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Article |

Neurosis, Psychodynamics, and DSM-III A History of the Controversy

Ronald Bayer, PhD; Robert L. Spitzer, MD
Arch Gen Psychiatry. 1985;42(2):187-196. doi:10.1001/archpsyc.1985.01790250081011.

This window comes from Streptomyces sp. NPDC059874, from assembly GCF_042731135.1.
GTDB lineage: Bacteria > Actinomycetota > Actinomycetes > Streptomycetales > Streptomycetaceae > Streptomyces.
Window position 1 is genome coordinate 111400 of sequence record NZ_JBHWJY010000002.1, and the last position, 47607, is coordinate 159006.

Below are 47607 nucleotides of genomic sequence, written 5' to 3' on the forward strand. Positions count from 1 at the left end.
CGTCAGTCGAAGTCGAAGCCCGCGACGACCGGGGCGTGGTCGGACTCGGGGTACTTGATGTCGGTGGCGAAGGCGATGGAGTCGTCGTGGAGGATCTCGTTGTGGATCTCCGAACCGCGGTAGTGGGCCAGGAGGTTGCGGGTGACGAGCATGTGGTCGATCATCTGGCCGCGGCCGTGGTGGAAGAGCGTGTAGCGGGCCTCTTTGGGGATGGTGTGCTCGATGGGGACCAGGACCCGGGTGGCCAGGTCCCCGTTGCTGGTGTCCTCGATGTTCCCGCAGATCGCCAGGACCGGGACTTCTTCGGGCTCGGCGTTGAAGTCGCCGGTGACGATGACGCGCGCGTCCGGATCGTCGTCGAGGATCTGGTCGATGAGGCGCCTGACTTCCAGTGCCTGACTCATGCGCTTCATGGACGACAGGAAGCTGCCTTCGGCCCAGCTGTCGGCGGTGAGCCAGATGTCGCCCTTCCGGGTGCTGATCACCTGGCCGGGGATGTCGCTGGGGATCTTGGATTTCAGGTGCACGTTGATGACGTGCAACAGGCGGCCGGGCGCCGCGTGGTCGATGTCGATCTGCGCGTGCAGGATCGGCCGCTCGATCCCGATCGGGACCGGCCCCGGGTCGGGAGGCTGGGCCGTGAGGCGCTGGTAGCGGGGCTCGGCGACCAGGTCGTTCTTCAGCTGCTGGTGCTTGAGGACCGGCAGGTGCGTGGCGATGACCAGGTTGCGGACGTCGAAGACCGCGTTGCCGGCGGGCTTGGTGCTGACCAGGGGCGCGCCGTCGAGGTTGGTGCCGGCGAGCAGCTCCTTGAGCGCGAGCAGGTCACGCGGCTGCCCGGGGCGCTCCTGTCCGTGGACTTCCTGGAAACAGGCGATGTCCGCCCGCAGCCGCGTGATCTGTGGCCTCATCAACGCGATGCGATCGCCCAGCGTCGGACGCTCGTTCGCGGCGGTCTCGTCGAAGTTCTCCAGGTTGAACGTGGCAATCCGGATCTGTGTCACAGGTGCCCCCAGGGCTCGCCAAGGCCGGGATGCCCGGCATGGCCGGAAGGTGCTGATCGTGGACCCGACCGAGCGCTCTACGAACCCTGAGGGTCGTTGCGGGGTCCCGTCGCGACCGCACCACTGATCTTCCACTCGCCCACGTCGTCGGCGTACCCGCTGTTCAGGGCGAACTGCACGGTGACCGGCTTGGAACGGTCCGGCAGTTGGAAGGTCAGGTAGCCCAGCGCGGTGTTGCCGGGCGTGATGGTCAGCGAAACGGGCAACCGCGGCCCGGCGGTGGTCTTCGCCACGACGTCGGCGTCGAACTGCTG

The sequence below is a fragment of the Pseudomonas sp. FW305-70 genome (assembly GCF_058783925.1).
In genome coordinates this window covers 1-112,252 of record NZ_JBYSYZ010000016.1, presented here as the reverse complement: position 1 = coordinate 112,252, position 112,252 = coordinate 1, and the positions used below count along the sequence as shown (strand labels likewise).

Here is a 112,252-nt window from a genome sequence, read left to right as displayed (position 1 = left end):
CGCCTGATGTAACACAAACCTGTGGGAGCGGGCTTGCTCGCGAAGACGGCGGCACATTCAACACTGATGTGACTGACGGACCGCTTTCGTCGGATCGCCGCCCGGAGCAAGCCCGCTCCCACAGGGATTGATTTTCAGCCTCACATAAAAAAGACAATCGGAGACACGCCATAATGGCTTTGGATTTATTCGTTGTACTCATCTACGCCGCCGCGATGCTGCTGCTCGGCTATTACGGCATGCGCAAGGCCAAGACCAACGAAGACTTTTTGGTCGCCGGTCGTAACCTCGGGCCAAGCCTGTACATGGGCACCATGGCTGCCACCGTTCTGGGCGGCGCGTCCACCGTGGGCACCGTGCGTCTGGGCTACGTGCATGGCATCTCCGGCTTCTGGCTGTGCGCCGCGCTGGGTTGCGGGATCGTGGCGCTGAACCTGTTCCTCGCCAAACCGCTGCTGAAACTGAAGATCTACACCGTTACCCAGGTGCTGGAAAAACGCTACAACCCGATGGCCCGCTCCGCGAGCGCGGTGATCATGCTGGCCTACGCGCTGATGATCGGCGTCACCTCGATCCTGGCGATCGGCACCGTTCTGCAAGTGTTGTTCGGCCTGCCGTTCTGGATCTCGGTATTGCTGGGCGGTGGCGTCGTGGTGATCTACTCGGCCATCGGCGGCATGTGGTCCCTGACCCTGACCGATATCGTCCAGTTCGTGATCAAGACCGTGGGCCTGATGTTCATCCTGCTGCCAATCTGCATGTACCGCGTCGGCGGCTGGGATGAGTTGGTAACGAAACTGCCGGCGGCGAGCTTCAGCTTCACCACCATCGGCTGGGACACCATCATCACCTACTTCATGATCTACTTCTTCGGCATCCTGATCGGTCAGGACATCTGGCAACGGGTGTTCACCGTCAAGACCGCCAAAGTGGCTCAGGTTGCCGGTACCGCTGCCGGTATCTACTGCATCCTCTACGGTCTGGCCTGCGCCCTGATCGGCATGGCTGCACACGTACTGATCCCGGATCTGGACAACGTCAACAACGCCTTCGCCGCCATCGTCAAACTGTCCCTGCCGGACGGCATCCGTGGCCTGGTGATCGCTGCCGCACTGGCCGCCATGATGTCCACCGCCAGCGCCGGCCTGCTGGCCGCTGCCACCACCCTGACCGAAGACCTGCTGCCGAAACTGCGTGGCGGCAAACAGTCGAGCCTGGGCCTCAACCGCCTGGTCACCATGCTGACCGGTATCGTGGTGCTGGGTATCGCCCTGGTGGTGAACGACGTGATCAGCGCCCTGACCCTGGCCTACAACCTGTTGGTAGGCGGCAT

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• The adoption of DSM-III by the American Psychiatric Association has been viewed as representing a major advance for psychiatry and as an indication of the emergence of a broad professional consensus on diagnostic issues. The process of drafting the new manual was not, however, free of conflict. This article presents a narrative account of the controversies over the role of psychodynamic formulations in DSM-III and the more focused, though sharply contested, symbolic dispute over the inclusion of neurosis in the nomenclature. It traces the evolution of these disputes and focuses on the interplay of scientific and political considerations as psychiatrists committed to differing professional and therapeutic paradigms confronted each other for more than two years as the profession sought to develop a new manual that would improve the level of reliability of psychiatric diagnosis.


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